The largest and most powerful rotorcraft in the U.S. military inventory, the three-engined Sikorsky CH-53E Super Stallion heavy-lift helicopter is used by the U.S. Marine Corps to conduct amphibious assault missions and for transporting heavy cargo. The Super Stallion also serves the U.S. Navy by recovering downed aircraft on the branch’s extensive network of aircraft carriers. Since its maiden flight in 1974, a total of 172 Super Stallions have been delivered with 165 units in service with U.S. Marine Corps squadrons in the Pacific Fleet and the Atlantic Fleet.
Powerful enough to lift every aircraft in the U.S. Marine Corps’ inventory (except for the Lockheed Martin KC-130 tanker), the CH-53E Super Stallion can lift aircraft as heavy as itself. The Super Stallion is engineered to lift 73,500 pound loads, and is the only rotorcraft capable of lifting a 155mm howitzer, its entire crew, and ammunition. It can carry a 26,000-pound Light Armored Vehicle, 16 tons of cargo for one hundred miles, or enough fully-armed Marines to carry out an assault or humanitarian mission.
Fitted with a Sikorsky blade inspection system, the seven-bladed main rotor of the Super Stallion is composed of titanium spar with a composite glass fiber and epoxy skin in a Nomex honeycomb design. The rotor head is constructed out of titanium and steel. The watertight fuselage of the Super Stallion is made of light alloy, steel and titanium assemblies.
To engage enemy forces, the CH-53E Super Stallion is window-mounted with 0.50-caliber machine guns to defend the front and sides of the aircraft. To protect the rear, a ramp-mounted weapon system (RMWS) consisting of the FabriqueNationaleHerstal GAU-2 0.50-caliber reduced-recoil machine gun which can be removed and installed in under two minutes. The RMWS fires 1,100 rounds per minute. The Super Stallions serving the Navy are mounted with three GAU-21 or XM-218 0.50-caliber machine guns.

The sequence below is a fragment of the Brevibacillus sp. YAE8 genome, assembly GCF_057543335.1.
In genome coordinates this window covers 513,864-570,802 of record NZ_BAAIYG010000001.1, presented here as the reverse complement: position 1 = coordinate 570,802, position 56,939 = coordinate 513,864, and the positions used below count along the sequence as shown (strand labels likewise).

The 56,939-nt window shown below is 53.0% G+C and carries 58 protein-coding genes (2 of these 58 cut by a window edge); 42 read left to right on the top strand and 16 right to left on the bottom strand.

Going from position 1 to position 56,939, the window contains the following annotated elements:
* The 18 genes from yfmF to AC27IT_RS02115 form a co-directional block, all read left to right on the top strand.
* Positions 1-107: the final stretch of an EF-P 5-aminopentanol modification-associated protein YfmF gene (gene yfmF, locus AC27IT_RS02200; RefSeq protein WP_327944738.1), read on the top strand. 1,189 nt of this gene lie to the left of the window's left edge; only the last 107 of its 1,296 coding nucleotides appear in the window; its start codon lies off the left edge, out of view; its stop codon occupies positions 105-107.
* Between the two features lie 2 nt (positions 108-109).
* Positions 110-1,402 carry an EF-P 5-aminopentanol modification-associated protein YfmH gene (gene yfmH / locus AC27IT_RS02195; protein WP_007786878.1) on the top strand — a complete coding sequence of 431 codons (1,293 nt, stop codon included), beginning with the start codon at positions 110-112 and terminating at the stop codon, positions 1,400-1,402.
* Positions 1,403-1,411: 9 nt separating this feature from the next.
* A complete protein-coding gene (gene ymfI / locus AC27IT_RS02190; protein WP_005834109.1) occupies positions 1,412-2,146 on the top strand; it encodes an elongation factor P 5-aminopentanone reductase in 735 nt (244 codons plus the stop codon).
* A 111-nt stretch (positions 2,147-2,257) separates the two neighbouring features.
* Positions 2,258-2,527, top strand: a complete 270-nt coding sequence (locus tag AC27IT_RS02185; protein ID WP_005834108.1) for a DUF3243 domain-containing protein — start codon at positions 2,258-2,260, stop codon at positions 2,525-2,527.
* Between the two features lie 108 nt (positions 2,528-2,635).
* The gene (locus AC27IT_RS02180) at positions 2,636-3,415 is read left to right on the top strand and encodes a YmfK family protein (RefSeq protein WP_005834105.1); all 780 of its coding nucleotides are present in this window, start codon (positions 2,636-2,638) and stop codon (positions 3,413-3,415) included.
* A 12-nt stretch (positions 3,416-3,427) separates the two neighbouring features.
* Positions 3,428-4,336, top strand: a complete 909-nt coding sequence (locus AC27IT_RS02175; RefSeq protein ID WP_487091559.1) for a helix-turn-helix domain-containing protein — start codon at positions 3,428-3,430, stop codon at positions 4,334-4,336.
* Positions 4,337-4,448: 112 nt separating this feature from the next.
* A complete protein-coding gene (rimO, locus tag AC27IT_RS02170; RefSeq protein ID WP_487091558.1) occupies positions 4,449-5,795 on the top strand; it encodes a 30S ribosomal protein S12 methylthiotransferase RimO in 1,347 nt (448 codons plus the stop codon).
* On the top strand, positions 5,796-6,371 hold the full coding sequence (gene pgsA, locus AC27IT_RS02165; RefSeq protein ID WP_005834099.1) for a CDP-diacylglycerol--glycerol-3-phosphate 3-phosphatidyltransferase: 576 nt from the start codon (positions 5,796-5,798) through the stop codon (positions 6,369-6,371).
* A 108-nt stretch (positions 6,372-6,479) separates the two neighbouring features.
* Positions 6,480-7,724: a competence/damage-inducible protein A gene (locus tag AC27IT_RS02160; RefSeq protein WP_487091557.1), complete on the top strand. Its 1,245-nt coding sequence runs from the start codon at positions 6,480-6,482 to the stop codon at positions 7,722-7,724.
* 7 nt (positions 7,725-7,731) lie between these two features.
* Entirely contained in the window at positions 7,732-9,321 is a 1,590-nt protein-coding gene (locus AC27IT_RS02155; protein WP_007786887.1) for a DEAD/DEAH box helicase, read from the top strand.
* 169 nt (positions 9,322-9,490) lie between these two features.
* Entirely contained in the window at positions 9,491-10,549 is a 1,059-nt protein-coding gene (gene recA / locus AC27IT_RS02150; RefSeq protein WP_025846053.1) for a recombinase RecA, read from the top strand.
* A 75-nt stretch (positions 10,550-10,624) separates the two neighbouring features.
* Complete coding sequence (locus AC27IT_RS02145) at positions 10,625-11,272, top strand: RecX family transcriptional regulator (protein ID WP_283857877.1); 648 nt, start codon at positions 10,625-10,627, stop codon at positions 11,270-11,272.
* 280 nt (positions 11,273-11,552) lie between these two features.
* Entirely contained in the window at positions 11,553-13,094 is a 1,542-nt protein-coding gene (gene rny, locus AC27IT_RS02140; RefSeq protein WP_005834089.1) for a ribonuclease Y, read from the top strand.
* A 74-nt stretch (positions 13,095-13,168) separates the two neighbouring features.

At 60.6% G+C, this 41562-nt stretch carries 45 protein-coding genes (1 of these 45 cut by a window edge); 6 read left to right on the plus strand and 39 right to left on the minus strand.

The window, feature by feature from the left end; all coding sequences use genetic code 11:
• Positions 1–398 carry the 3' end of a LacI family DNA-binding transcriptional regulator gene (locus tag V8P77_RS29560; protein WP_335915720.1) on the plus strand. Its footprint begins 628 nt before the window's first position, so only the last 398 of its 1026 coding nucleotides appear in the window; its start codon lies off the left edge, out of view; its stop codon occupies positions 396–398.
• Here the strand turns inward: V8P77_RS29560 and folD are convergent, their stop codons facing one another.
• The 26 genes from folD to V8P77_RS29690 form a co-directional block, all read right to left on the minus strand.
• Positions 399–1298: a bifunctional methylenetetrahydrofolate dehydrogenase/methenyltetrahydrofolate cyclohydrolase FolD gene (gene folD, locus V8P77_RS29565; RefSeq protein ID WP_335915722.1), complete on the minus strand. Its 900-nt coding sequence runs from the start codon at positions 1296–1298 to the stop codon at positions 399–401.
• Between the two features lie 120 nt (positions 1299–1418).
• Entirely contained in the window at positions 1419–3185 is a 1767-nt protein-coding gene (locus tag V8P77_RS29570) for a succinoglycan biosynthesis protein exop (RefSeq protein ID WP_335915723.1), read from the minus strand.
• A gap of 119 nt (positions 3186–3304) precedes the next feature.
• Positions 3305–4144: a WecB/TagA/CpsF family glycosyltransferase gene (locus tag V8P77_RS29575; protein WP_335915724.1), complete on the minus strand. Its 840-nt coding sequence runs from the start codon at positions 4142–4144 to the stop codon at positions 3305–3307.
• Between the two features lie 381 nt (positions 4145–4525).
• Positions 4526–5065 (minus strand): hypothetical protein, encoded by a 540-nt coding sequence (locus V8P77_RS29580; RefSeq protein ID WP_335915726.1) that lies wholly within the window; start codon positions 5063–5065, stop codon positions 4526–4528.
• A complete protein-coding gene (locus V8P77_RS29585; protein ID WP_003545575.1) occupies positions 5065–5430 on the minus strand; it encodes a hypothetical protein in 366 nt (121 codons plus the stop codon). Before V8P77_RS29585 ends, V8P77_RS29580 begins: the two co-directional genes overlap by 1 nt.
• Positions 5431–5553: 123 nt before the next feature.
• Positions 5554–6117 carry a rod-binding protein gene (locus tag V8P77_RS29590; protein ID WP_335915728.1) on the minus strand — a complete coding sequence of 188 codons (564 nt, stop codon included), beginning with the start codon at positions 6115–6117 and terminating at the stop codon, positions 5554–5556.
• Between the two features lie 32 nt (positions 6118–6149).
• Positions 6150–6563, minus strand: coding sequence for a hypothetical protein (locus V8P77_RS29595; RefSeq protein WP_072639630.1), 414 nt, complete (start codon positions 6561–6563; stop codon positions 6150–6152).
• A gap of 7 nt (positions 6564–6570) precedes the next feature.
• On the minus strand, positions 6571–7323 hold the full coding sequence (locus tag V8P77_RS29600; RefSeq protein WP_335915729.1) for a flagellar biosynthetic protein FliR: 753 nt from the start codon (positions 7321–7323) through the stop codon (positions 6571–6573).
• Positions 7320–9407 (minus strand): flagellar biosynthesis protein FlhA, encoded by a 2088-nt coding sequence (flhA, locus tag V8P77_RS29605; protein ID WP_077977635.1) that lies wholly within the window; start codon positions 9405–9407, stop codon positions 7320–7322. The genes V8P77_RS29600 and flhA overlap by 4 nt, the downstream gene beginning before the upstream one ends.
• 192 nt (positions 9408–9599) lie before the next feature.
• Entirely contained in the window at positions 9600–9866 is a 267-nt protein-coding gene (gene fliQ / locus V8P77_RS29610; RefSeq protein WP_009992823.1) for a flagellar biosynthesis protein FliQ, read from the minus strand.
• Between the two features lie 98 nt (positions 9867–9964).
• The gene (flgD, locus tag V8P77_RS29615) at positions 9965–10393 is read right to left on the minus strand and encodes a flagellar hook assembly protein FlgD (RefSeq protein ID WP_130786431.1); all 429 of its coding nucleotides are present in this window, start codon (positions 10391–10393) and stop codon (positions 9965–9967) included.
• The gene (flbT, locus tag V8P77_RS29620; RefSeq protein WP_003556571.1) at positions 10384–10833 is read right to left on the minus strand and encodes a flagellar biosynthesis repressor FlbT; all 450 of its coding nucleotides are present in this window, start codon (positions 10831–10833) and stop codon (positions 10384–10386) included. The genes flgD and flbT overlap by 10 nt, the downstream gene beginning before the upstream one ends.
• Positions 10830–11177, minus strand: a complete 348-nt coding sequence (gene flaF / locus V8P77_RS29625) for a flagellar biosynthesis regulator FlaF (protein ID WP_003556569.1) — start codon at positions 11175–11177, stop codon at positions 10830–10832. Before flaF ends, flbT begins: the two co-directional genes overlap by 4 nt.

For its electronic warfare capabilities, the CH-53E is integrated with an ATK AN/AAR-47 missile warning system and chaff and flare dispensers. Northrop Grumman equips the Marine Corps’ fleet with its directional infrared countermeasures system (DIRCM). Rockwell Collins produces the electronic radio and ancillary equipment.
The glass fiber and epoxy cockpit seats fit three. The default seating configuration of the CH-53E seats 37 troops. United Kingdom-based Martin Baker supplies the crashworthy seats. Equipped with a hydraulically-powered rear ramp, the cabin can accommodate seven 1.02 meters by 1.22 meters pallets.
The general characteristics of the CH-53E Super Stallion are as follows:
|Crew||5 – pilot, copilot, crew chief, mechanic, and gunner|
|Manufacturer||Sikorsky Aircraft Corporation|
|Operators||U.S. Marine Corps, U.S. Navy|
|Main Rotor Diameter||24.08 meters|
|Tail Rotor Diameter||6.1 meters|
|Overall Length with Rotors Turning||30.19 meters|
|Max Gross Weight||73,500 pounds (with external load)|
|Speed||172 miles/hour (150 knots)|
|Ceiling||10,000 feet (without supplemental oxygen)|
|Range||621 miles (540 nautical miles)|
|Power Plant||Three General Electric T64-GD-416 turboshaft engines (4,380 shp each)|